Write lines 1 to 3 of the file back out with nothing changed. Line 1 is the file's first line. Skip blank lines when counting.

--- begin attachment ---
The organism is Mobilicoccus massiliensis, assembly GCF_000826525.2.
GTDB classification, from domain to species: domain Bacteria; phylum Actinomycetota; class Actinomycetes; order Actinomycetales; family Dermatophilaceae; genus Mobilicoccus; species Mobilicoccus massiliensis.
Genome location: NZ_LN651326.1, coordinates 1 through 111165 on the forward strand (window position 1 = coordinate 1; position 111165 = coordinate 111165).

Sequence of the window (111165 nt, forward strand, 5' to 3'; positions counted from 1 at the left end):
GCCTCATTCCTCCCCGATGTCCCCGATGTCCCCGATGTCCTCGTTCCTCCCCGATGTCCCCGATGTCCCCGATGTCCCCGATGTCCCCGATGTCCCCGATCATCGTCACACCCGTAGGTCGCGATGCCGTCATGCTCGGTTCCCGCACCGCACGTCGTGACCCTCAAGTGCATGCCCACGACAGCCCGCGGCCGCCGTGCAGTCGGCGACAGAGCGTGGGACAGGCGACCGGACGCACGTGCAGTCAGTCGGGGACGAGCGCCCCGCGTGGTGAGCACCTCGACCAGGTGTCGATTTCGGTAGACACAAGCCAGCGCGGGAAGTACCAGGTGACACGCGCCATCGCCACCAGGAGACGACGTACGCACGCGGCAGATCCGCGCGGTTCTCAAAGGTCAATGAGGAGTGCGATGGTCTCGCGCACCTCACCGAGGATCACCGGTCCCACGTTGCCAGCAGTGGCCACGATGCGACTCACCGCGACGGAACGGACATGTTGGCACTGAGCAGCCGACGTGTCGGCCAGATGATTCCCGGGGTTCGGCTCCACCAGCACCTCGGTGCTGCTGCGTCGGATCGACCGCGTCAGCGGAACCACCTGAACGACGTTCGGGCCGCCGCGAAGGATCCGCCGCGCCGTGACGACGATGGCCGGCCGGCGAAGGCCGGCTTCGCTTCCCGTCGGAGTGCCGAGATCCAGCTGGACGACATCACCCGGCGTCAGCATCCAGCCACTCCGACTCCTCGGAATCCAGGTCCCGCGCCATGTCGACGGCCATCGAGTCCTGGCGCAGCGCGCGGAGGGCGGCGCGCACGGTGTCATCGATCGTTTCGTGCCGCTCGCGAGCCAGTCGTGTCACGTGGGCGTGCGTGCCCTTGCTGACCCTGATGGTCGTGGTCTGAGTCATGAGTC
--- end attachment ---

The organism is Mobilicoccus massiliensis, assembly GCF_000826525.2.
GTDB classification, from domain to species: domain Bacteria; phylum Actinomycetota; class Actinomycetes; order Actinomycetales; family Dermatophilaceae; genus Mobilicoccus; species Mobilicoccus massiliensis.
Genome location: NZ_LN651326.1, coordinates 1 through 111165 on the forward strand (window position 1 = coordinate 1; position 111165 = coordinate 111165).